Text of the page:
Structural studies of Nep1 suggested that Nep1 might be a SPOUT-class RNA methyltransferase (16,17). Our in vitro investigations of the RNA-binding specificity and enzymatic activity of MjNep1 described here demonstrate that MjNep1 is a specific pseudouridine N1-methyltransferase. To our knowledge, MjNep1 is the first enzyme described to have such an activity and extends the known catalytic repertoire of SPOUT-class methyltransferases. The only other pseudouridine modifying methyltransferase identified so far is the bacterial protein and SPOUT-class family member YbeA (RlmH). In contrast to MjNep1, this enzyme transfers the methyl group to the N3 nitrogen of pseudouridine (19,20).
MjNep1 methylates RNA sequences resembling nt 910–921 of M. jannaschii 16S rRNA but only when they contain a pseudouridine in position 914. While it is known that the equivalent position contains a hypermodified pseudouridine (m1acp3-Ψ) in yeast and human 18S rRNA (29) and a 3-amino-3-carboxypropyl-uridine in the archeon Haloferax volcanii (42) it is not known whether and how this nucleotide is modified in M. jannaschii 16S rRNA. Our results now suggest that M. jannaschii 16S rRNA contains an at least N1-methylated pseudouridine at position 914. The pseudouridine N1-methyltransferase activity of Nep1 is conserved in the human enzyme where m1acp3-Ψ in position 1248 of human 18S rRNA is the only known methylated pseudouridine. Therefore, Nep1 apparently catalyzes the S-adenosylmethionine dependent N1-methylation step during the conversion of uridine to N1-methyl-N3-(3-methyl-3-carboxypropyl)-pseudouridine in 18S rRNA.
MjNep1 binds its substrate RNAs with a surprisingly high affinity which might be detrimental for an enzyme optimized towards substrate turnover. Thus, the high substrate affinity of MjNep1 might be either due to the extreme requirements of the thermophilic environment of its host organism or hint at an additional function of Nep1 besides its methyltransferase activity requiring this high substrate affinity. Such an additional function might be the replacement of the snoRNA required for the introduction of the pseudouridine [snR35 in the case of yeast (4)] from its substrate. Indeed, genetic experiments in yeast suggest a role for Nep1 in the replacement of snR57 from the 18S rRNA precursor which binds to the second copy of the Nep1-binding RNA consensus motif (27). Alternatively, one can imagine a scenario where Nep1 keeps its RNA target effectively in a single stranded conformation and thereby prevents non-native interactions with other sequence elements during the folding of the 18S rRNA precursor and small ribosomal subunit biogenesis.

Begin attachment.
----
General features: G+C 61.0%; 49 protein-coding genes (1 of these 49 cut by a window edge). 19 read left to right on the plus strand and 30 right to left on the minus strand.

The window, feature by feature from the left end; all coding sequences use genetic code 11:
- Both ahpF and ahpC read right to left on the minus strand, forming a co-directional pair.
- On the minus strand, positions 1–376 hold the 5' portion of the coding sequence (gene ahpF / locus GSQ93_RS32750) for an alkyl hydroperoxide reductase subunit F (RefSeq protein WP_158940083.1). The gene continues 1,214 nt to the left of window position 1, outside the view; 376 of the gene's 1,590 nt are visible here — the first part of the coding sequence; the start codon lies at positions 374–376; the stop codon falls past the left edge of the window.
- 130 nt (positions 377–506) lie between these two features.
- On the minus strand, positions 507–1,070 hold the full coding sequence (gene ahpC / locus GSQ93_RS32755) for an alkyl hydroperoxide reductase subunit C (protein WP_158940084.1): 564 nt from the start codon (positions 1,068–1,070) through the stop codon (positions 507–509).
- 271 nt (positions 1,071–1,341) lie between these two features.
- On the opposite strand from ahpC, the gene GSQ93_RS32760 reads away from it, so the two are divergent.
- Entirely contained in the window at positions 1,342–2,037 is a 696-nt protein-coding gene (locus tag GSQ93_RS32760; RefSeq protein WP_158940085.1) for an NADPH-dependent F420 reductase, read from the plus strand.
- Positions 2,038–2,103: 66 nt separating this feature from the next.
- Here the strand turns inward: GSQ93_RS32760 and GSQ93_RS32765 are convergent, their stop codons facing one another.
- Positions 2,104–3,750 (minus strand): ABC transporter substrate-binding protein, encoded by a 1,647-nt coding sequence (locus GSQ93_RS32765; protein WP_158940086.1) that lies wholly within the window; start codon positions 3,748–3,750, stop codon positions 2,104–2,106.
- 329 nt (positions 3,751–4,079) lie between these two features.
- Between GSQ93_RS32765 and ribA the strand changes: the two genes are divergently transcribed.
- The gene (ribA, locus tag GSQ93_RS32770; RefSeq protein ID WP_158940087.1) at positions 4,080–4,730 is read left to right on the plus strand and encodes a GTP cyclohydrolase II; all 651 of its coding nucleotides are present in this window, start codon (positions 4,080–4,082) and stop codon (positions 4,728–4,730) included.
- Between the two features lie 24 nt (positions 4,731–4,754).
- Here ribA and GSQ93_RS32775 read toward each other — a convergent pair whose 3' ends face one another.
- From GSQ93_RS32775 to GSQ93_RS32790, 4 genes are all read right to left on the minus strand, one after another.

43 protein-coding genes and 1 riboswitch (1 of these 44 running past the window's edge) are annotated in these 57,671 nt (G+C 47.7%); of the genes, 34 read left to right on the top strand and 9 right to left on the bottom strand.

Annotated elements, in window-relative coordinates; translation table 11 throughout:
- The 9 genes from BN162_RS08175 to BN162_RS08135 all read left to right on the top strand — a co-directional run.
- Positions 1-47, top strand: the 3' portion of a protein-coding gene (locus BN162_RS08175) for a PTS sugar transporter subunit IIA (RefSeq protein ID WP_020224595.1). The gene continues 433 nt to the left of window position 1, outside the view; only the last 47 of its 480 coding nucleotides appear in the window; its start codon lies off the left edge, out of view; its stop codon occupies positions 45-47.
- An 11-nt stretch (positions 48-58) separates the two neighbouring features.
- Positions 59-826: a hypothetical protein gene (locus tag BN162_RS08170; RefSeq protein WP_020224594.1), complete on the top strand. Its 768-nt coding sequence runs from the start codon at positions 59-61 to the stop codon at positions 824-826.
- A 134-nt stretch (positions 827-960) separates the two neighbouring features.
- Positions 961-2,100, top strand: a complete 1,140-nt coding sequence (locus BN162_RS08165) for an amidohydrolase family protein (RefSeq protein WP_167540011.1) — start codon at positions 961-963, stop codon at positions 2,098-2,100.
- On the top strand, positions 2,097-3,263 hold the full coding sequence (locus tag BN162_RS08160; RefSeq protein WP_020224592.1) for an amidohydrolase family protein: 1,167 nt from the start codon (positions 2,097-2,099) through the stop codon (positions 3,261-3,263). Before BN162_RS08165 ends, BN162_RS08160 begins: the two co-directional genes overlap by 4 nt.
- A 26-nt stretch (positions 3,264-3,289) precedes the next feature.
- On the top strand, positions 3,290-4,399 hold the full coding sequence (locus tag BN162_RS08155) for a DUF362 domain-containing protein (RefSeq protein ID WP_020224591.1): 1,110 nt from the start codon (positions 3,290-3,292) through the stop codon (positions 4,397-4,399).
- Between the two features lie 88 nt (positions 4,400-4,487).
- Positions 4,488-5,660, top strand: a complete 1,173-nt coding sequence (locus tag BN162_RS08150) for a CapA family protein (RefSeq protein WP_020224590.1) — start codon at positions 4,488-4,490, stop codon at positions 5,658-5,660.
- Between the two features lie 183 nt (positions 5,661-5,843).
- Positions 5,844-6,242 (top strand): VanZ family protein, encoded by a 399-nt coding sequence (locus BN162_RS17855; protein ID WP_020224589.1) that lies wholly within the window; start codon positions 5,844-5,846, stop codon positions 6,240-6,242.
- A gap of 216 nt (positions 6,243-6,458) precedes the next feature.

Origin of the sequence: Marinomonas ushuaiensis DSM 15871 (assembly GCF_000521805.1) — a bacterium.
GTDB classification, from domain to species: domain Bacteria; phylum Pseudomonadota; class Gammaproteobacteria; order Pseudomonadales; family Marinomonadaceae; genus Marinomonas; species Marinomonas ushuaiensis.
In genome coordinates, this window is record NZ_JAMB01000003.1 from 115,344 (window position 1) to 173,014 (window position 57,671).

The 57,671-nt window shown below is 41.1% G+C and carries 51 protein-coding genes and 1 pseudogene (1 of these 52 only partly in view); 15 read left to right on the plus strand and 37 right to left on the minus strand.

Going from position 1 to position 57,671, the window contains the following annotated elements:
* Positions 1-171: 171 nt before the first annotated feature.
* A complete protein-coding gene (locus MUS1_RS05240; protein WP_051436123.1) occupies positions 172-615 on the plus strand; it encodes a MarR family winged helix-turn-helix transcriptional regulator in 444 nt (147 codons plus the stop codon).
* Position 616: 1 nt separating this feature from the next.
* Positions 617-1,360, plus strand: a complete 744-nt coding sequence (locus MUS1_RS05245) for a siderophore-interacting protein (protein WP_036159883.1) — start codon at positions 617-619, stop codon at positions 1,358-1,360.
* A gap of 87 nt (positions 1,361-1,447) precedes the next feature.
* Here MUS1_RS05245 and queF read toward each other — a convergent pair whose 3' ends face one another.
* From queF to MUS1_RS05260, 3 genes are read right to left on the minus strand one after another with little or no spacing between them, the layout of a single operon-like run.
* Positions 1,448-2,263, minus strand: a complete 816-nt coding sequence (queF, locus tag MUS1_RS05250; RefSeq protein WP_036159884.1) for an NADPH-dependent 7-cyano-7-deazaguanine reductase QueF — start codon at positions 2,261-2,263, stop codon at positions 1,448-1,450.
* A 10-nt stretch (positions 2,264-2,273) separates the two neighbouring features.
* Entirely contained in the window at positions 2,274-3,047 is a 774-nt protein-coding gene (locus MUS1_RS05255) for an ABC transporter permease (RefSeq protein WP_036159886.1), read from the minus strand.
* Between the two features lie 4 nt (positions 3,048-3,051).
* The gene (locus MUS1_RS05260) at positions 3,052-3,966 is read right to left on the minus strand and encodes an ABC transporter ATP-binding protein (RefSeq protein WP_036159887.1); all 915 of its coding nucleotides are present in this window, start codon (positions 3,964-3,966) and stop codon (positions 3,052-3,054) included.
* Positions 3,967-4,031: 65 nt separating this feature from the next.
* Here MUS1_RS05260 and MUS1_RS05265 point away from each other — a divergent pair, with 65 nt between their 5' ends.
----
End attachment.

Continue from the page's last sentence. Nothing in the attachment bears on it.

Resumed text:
The RNA-binding mode of Nep1 as deduced from our NMR-studies resembles the RNA-binding mode of other SPOUT-class family members with respect to the utilization of extension elements not part of the core fold for RNA interactions. However, the structure of these extensions is unique to Nep1 homologs and does not resemble known RNA-binding domains. Notably, the experimentally mapped RNA-binding surface of MjNep1 includes the highly conserved amino acid D56. A mutation of the corresponding amino acid D86 in HsNep1 to a glycine has been recently identified as the cause for Bowen–Conradi syndrome (15). Since the aspartate side chain of this residue orients the side chain of an arginine residue also shown to be involved in RNA binding it is conceivable that this mutation leads to a protein with an altered RNA affinity and/or specificity and consequently with an altered methylation activity. Fournier and coworkers recently analyzed the consequences of a knock-out of snR35 in yeast (4). This knock-out prevents the conversion of U1191 to a pseudouridine and consequently the methylation of this nucleotide by Nep1 but not the subsequent addition of the 3-amino-3-carboxypropyl group to the N3 occuring in the cytosol. They showed that the loss of methylation but not the loss of snoRNA binding in this region results in a reduced overall growth rate and the accumulation of 18S rRNA precursors in yeast. Thus, it is conceivable that an altered methylation activity in the Nep1 mutant might cause imbalances in ribosome biogenesis and thereby contribute to the symptoms of Bowen–Conradi syndrome.
In any case, the techniques and results described in this article for the identification and characterization of the enzymatic activity of Nep1 set the stage for detailed investigations of the functional, structural and dynamical consequences of the Nep1 mutation linked to Bowen–Conradi syndrome.
Supplementary Data are available at NAR Online.
Aventis Foundation Endowed Professorship (to J.W.); Center for Biomolecular Magnetic Resonance (BMRZ); Cluster of Excellence ‚Macromolecular complexes’, Johann-Wolfgang-Goethe-University Frankfurt, and the Deutsche Forschungsgemeinschaft (DFG) through the SFB 579 ‘RNA-ligand interactions’ (to J.W., J.W.E. and K-D.E.). Funding for open access charge: Aventis Foundation.
Conflict of interest statement. None declared.
The authors are grateful to M. Görlach, H. Schwalbe, M. Bohnsack, and E. Duchardt for helpful discussions and their critical reading of the manuscript.